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In which way the EU is combating crimes in the Mediterranean?

Within the framework of many programs, the EU is cooperating with Arab Mediterranean countries to fight all forms of crimes: terrorism, illegal traffic, drugs, financial and cybercrime, etc. There is as well a specific program entitled Euromed Police that aims at strengthening local police forces and international police cooperation in order to improve fight against all forms of organized crimes.

Does the civil aviation program include a technical cooperation project?

We can mention in this framework the implementation of Global Navigational Satellite System II (GNSS) services in the Mediterranean region. The EU works on developing regulatory and institutional frameworks to pave the way for the introduction of operational services in the region, for the benefit of transport (air, maritime and road transport), with special emphasis on the development of adequate safety standards. More info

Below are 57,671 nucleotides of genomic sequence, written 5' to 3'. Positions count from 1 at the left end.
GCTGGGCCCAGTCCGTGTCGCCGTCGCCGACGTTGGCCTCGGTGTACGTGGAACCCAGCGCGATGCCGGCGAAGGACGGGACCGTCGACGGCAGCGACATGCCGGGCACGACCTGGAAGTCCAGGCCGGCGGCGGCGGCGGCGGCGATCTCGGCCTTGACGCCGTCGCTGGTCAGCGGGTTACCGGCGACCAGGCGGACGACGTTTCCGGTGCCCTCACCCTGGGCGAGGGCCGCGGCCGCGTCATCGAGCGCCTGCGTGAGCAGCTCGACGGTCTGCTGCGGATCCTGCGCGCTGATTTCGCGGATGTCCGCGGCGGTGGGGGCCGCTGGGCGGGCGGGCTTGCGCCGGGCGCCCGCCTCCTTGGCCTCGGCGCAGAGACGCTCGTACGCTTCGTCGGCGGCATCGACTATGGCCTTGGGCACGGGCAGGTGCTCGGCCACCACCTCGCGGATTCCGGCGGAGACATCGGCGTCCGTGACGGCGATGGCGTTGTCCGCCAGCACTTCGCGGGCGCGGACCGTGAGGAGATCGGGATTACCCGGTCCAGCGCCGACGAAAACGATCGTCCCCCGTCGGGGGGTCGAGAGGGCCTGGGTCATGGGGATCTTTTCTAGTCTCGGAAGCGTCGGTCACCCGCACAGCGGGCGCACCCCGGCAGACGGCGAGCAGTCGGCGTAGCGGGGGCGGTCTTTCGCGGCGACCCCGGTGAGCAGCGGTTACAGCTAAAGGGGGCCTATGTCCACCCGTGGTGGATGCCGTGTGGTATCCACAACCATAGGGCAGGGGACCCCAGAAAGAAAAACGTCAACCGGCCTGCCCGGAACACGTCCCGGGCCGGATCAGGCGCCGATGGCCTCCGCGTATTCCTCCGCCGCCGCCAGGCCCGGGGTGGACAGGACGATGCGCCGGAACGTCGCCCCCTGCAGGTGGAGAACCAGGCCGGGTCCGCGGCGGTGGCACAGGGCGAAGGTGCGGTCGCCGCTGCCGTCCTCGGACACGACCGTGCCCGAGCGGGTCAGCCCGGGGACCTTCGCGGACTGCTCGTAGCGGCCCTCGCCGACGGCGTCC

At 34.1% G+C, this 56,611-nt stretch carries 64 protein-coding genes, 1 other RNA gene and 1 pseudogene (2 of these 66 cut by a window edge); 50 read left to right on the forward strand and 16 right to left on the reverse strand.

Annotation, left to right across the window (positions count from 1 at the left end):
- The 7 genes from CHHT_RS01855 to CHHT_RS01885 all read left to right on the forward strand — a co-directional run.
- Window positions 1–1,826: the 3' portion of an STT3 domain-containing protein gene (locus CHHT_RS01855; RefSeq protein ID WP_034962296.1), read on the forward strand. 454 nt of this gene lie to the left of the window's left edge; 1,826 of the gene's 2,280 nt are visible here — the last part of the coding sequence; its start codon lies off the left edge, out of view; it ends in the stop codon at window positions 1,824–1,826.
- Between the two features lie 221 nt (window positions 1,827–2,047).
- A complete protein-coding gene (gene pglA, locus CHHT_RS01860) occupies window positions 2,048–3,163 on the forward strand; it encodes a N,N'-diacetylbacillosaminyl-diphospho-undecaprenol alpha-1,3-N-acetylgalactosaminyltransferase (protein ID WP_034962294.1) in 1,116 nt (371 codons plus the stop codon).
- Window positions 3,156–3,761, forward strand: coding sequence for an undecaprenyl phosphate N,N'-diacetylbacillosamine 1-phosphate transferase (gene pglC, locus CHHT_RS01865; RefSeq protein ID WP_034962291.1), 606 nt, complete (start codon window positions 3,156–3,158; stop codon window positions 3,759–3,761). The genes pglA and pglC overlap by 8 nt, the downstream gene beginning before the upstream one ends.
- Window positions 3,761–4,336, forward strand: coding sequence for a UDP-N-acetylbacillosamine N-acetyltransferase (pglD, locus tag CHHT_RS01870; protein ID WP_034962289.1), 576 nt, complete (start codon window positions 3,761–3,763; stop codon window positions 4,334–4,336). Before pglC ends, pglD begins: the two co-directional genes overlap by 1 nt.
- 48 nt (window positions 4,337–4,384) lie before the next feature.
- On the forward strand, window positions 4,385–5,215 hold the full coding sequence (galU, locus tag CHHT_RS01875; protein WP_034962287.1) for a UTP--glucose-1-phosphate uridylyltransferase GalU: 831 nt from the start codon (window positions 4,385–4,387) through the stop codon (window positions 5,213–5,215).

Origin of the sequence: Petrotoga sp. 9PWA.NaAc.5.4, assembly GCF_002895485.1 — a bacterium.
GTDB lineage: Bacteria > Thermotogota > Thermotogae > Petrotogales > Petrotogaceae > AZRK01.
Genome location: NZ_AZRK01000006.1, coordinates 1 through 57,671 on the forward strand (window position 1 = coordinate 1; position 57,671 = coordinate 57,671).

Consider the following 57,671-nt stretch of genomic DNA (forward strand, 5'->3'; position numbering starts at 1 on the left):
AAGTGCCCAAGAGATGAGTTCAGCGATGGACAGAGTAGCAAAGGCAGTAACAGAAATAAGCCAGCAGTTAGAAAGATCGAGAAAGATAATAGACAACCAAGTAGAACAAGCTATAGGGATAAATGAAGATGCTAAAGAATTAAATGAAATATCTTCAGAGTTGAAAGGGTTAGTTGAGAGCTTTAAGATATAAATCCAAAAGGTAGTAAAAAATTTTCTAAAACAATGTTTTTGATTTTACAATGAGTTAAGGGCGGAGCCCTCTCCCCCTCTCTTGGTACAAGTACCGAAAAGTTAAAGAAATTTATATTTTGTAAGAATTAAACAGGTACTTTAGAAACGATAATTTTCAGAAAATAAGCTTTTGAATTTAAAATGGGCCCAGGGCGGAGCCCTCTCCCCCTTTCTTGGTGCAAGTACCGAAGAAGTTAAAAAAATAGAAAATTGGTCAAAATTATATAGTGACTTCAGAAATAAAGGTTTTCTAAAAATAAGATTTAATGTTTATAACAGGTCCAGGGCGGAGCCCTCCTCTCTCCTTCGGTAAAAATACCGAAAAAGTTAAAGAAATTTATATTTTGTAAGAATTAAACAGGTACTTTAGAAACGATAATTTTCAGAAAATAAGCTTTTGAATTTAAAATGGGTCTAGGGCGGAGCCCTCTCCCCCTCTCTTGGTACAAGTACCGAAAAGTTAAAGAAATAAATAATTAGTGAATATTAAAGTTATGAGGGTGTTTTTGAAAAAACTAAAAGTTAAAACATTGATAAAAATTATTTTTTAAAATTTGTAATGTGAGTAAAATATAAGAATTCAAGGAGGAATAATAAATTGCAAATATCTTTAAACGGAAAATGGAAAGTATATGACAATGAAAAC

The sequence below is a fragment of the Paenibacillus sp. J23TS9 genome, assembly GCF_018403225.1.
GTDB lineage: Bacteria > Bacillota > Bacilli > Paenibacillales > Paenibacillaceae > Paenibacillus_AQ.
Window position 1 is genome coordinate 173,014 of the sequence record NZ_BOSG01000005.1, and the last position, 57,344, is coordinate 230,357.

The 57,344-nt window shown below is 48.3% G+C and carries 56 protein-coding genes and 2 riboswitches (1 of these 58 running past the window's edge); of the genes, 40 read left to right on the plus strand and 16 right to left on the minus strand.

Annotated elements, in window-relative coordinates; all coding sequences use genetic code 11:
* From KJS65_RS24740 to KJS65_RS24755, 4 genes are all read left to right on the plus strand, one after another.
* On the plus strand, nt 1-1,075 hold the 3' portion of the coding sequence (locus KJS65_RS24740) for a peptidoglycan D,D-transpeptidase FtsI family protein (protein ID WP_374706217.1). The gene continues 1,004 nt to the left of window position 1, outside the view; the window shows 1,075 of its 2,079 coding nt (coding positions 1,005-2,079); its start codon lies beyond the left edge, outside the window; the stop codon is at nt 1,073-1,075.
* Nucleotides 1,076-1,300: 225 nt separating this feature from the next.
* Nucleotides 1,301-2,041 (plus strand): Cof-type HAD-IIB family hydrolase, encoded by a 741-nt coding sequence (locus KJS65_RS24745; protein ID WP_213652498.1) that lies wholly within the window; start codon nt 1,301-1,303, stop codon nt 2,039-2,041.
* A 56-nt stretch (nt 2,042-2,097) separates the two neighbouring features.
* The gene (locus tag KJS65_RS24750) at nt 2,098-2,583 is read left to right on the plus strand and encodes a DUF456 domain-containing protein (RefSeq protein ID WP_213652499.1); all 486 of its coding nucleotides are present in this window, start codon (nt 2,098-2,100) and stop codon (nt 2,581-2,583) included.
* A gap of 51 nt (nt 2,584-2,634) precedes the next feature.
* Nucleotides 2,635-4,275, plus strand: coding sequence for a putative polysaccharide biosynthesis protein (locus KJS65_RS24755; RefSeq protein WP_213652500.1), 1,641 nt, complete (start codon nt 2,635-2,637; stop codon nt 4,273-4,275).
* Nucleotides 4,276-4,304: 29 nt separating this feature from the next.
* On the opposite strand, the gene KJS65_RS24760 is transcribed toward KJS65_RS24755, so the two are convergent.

Is there a Euromed civil aviation cooperation?

Yes. An EU-funded program entitled Euromed Aviation aims at promoting the emergence of a Euro-Mediterranean airspace and facilitating further negotiations on Euro-Mediterranean aviation agreements. These agreements are meant to replace bilateral agreements concluded between the concerned countries. They’re designed to liberalize air transport services and to improve security and air safety in beneficiary countries. More info

How does the EU enhance civil society involvement in ENP implementation?

The EU is giving special attention to civil society. It cooperates with NGOs on their strong points and provides them with training and assistance to strengthen their weaknesses. There is a Euro-Mediterranean civil platform that operates at regional and local levels and offers counseling services, even if not constraining. In addition, through its program entitled Transmed, the EU aspires to improve the consultative role of economic and social partners and highlight their contribution to the Euro-Mediterranean partnership, through networking experiences, exchange and training sessions.

What does the EU program for civil protection consist of?

The Prevention, Preparedness and Response to Natural and Man-made Disasters Program (PPRD) contributes in the development of stronger prevention, and response capacities in civil protection at international, national and local levels. Its purpose is to improve availability of tools and methodologies to increase the information and awareness of populations on risk exposure, prevention and response. More info

Besides declarations of intent, how is the EU promoting reforms in Mediterranean countries?